Planners froom Howard and three other counties will meet today to talk about the region's trash and what to dod with it.
The governments of Howard, Carroll, Frederick and Washington counties have spent 1 years searching for solutions for disposing the nearly 2,000 tons of solid waste the four counties generate each day.
The Northeast Maryland Waste Disposal Authority, a quasi-state agency conducting the study, is looking at eight combinations of waste disposal methods for the counties to collaborate on.
The group hopes to present the options, possibly ruling out several, to the HowardCounty Council and the other counties' commissioners by late next month, said Christopher Skaggs, project assistant for the authority.
Skaggs said all the options include landfilling, composting and 15 or 20 percent recycling as mandated by state law. The state requires Howard County to recycle 20 percent of its waste by 1994. Less populous counties, including Carroll, Frederick and Washington, will be required to recycle 15 percent. The projected cost of the options ranges from $30 to $80 a ton.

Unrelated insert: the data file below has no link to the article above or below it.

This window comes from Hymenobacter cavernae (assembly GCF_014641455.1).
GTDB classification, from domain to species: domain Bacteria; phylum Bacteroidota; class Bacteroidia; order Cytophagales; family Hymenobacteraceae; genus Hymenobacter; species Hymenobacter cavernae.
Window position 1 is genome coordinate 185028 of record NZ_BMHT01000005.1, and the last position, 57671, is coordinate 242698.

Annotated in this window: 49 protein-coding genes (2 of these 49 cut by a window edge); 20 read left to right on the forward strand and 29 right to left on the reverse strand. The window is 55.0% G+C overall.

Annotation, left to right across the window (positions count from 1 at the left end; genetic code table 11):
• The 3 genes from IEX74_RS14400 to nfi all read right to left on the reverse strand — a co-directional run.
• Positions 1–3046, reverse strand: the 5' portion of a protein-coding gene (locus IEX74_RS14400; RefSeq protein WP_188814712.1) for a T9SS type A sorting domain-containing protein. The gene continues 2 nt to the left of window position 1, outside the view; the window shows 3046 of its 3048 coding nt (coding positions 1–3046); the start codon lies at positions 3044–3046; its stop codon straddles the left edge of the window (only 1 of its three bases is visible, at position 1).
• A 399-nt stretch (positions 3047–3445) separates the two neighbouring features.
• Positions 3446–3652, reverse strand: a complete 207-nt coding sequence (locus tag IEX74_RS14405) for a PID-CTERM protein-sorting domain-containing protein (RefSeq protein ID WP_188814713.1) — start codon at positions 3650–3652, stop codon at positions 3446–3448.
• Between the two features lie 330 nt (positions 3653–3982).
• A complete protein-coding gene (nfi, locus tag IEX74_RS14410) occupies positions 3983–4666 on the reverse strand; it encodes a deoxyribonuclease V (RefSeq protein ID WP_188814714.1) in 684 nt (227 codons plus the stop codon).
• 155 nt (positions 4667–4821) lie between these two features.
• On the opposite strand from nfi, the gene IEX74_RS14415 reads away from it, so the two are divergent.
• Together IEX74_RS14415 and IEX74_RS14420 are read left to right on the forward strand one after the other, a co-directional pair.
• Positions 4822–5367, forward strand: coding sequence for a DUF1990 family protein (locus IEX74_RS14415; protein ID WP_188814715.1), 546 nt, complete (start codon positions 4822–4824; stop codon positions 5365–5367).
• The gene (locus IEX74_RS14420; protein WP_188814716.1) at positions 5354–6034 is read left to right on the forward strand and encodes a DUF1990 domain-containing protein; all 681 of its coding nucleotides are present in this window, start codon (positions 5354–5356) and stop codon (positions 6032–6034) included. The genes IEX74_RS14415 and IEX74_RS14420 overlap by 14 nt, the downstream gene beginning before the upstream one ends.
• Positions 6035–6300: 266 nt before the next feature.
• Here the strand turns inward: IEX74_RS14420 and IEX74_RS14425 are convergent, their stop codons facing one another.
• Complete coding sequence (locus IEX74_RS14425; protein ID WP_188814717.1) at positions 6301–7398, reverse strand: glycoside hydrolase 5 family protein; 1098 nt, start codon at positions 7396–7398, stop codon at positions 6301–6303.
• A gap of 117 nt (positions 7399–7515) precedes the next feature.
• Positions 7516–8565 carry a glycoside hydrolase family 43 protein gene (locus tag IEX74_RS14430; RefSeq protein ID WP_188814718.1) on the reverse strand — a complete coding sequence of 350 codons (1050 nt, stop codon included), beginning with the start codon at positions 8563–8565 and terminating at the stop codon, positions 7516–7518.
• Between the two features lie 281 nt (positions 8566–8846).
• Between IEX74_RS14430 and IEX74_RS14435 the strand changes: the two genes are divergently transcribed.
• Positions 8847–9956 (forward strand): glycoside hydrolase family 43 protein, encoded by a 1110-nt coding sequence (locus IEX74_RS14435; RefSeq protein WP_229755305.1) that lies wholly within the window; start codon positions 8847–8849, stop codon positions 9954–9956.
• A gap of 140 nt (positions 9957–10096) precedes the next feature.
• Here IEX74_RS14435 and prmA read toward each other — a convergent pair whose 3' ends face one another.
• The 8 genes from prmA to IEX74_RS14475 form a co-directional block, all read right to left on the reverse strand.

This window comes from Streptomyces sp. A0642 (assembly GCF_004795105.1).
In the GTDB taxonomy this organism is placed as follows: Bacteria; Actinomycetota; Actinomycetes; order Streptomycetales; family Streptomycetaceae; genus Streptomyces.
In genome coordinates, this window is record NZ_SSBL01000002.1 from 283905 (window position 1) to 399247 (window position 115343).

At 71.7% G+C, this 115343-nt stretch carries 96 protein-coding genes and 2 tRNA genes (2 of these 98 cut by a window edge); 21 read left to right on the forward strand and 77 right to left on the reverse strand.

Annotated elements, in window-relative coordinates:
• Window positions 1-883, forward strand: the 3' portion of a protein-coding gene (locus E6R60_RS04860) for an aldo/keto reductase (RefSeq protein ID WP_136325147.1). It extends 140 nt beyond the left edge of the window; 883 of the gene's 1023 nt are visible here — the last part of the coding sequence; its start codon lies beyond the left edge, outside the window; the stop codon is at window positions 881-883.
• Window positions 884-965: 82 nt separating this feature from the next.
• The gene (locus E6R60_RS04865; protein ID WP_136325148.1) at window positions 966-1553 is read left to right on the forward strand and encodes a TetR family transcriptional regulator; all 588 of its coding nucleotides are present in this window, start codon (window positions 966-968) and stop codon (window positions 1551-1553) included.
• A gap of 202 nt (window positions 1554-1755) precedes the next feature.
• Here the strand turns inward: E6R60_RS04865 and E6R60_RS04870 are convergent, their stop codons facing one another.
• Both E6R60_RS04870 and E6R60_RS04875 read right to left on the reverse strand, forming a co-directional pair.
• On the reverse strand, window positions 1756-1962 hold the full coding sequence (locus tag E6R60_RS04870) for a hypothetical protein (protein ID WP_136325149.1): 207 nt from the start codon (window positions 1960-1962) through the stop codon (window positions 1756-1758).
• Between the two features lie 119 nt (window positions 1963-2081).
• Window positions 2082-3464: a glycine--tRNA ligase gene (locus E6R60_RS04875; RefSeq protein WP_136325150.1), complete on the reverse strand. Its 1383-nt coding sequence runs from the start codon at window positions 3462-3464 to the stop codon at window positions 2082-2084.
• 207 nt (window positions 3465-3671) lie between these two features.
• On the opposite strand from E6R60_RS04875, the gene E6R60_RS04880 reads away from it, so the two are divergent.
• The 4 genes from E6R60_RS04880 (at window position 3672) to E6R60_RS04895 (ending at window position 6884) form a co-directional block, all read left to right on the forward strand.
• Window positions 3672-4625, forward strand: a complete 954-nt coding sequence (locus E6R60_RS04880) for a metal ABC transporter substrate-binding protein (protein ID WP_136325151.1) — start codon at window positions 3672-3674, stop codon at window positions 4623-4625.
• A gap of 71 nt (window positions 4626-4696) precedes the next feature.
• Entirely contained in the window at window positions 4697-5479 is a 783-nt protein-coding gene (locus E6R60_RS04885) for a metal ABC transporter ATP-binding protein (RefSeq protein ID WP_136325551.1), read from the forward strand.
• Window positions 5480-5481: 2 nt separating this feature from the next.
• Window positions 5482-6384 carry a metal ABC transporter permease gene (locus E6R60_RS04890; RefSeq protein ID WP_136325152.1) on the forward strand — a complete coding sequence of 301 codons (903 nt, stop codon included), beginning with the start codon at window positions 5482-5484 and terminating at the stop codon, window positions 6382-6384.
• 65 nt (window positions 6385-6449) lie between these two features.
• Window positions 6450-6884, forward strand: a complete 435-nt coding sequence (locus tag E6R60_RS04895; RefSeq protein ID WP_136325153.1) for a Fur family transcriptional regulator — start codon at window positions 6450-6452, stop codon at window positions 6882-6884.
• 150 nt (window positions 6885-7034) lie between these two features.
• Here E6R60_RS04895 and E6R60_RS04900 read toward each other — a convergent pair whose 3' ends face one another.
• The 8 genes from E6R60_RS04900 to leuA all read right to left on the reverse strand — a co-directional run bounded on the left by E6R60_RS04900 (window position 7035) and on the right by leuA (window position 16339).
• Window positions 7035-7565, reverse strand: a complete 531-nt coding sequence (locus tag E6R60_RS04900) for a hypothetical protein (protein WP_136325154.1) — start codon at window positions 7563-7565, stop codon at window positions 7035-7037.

Some options would also require the construction of a regional waste-to-energy plant. Such a plant would either burn trash to generate power or separate recyclable materials and process the combustible trash into fuel pellets to be burned elsewhere. Sites for the plants, if they are to be built, are still being discussed.
The issue is not yet "an emergency" in Howard County, which disposes between 700 and 800 tons of trash a day in its Marriottsvillelandfill, said John O'Hara, chief of the county Bureau of Environmental Services. About 70 acres of the landfill's approximately 190 usable acres have been filled since the landfill opened in 1980. Finding a site and starting a new landfill, if the county's elected officialschoose to, would take from five to seven years, O'Hara said. A regional waste-to-energy plant could extend the life of each county's landfill, Skaggs said. Other solutions, such as a facility to sort and process recyclable materials or a yard waste composting facility, are best done individually by each county, O'Hara said.
County public works officials expect to know soon how much space was saved in the landfill as a result of last fall's leaf composting program.
The program offered 6,000 homes a separate pickup for leaves, which were composted free by a Columbia mulch company.
Public works staff representing the four counties in the study will meet today to review consultants' reports on the various solid-waste options.